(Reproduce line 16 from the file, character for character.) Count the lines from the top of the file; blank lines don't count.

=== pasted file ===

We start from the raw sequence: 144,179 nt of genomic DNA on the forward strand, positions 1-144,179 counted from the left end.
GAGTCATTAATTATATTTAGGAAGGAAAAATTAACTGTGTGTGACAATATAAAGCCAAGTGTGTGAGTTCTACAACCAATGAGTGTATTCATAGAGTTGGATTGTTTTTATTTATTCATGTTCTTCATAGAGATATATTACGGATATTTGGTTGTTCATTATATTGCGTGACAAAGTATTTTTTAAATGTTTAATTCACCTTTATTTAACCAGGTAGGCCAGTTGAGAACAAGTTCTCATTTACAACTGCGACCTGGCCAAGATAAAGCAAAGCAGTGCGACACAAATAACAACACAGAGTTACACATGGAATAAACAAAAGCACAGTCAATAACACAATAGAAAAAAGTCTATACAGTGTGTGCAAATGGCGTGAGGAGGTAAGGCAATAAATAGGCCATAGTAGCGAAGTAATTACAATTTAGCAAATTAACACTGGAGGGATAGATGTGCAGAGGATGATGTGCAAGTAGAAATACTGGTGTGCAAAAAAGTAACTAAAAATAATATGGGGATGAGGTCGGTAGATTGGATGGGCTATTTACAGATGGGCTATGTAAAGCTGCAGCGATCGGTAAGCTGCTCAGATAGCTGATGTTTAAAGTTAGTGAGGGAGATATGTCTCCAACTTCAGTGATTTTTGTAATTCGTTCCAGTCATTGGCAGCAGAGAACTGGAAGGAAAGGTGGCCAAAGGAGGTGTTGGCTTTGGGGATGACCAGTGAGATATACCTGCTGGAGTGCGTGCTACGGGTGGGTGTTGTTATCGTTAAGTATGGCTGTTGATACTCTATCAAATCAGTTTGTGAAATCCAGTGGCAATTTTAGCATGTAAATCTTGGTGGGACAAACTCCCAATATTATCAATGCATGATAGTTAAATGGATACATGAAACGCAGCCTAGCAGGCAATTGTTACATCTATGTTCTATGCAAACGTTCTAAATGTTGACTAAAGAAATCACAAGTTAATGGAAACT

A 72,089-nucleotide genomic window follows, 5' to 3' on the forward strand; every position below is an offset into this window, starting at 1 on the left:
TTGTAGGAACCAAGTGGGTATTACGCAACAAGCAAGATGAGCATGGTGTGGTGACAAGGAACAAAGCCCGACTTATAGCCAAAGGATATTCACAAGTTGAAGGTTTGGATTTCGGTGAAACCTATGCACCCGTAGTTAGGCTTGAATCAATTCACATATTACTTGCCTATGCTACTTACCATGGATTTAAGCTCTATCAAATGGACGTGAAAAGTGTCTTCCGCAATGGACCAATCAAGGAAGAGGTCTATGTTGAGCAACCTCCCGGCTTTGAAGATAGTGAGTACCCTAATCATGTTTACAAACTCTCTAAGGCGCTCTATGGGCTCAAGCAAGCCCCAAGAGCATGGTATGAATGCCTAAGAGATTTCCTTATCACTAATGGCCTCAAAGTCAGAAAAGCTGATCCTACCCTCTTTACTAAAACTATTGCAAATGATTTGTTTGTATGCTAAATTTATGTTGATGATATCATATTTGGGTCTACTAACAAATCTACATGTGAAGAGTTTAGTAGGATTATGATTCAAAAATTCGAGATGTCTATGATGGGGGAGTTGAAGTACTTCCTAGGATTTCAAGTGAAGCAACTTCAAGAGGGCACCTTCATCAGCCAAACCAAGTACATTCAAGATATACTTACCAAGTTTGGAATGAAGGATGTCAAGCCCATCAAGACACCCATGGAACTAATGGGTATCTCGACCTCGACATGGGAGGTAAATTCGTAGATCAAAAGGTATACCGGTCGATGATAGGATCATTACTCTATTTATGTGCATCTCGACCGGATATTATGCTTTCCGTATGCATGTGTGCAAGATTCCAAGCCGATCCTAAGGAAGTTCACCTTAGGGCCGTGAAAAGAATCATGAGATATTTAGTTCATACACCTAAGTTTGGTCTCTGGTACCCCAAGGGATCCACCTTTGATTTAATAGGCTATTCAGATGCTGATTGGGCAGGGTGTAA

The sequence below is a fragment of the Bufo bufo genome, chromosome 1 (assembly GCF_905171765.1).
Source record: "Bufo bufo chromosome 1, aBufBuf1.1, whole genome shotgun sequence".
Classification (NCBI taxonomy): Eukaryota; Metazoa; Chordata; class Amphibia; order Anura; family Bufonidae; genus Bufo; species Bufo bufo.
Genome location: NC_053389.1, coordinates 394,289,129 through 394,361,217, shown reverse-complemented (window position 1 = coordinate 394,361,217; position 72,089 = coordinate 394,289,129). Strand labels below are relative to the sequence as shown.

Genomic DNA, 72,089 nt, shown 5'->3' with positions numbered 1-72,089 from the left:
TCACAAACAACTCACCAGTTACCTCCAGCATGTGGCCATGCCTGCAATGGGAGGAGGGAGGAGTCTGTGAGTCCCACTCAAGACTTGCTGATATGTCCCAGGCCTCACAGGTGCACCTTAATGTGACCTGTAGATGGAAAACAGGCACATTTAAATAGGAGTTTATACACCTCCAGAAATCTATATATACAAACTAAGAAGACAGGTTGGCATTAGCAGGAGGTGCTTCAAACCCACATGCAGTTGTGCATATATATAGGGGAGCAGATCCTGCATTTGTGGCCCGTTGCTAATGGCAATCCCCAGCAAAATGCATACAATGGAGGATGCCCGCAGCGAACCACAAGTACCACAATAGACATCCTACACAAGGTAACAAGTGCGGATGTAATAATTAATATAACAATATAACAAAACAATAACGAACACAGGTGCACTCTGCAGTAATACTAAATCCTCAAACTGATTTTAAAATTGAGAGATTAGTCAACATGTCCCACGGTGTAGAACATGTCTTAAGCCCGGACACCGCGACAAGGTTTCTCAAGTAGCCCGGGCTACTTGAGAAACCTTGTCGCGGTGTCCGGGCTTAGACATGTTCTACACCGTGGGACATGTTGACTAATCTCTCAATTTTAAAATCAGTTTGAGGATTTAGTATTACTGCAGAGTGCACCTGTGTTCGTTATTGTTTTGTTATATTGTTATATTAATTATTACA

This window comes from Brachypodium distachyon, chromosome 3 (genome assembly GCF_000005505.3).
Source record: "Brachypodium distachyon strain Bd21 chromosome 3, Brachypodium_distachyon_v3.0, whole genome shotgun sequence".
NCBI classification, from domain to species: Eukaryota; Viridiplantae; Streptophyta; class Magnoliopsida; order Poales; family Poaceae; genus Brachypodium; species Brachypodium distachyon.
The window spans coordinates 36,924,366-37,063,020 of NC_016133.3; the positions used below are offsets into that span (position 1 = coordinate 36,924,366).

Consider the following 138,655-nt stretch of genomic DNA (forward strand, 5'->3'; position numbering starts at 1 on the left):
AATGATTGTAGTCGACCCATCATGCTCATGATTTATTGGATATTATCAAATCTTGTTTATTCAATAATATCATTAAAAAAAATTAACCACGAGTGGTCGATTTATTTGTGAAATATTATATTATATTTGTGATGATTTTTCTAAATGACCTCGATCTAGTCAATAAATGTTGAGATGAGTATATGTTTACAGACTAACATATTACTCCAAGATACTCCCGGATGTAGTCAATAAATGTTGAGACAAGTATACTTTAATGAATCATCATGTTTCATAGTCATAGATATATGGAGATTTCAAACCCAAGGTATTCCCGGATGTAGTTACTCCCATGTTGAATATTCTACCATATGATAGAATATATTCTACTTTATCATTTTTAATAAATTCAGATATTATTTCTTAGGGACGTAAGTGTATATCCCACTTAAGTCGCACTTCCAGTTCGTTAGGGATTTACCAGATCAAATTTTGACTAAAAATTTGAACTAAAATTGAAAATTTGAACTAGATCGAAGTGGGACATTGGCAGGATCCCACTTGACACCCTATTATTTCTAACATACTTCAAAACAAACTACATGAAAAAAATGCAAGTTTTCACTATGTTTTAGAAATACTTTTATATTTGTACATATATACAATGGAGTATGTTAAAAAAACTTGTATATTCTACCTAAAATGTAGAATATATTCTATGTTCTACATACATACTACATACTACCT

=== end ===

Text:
AATGATTGTAGTCGACCCATCATGCTCATGATTTATTGGATATTATCAAATCTTGTTTATTCAATAATATCATTAAAAAAAATTAACCACGAGTGGTCGATTTATTTGTGAAATATTATATTATATTTGTGATGATTTTTCTAAATGACCTCGATCTAGTCAATAAATGTTGAGATGAGTATATGTTTACAGACTAACATATTACTCCAAGATACTCCCGGATGTAGTCAATAAATGTTGAGACAAGTATACTTTAATGAATCATCATGTTTCATAGTCATAGATATATGGAGATTTCAAACCCAAGGTATTCCCGGATGTAGTTACTCCCATGTTGAATATTCTACCATATGATAGAATATATTCTACTTTATCATTTTTAATAAATTCAGATATTATTTCTTAGGGACGTAAGTGTATATCCCACTTAAGTCGCACTTCCAGTTCGTTAGGGATTTACCAGATCAAATTTTGACTAAAAATTTGAACTAAAATTGAAAATTTGAACTAGATCGAAGTGGGACATTGGCAGGATCCCACTTGACACCCTATTATTTCTAACATACTTCAAAACAAACTACATGAAAAAAATGCAAGTTTTCACTATGTTTTAGAAATACTTTTATATTTGTACATATATACAATGGAGTATGTTAAAAAAACTTGTATATTCTACCTAAAATGTAGAATATATTCTATGTTCTACATACATACTACATACTACCT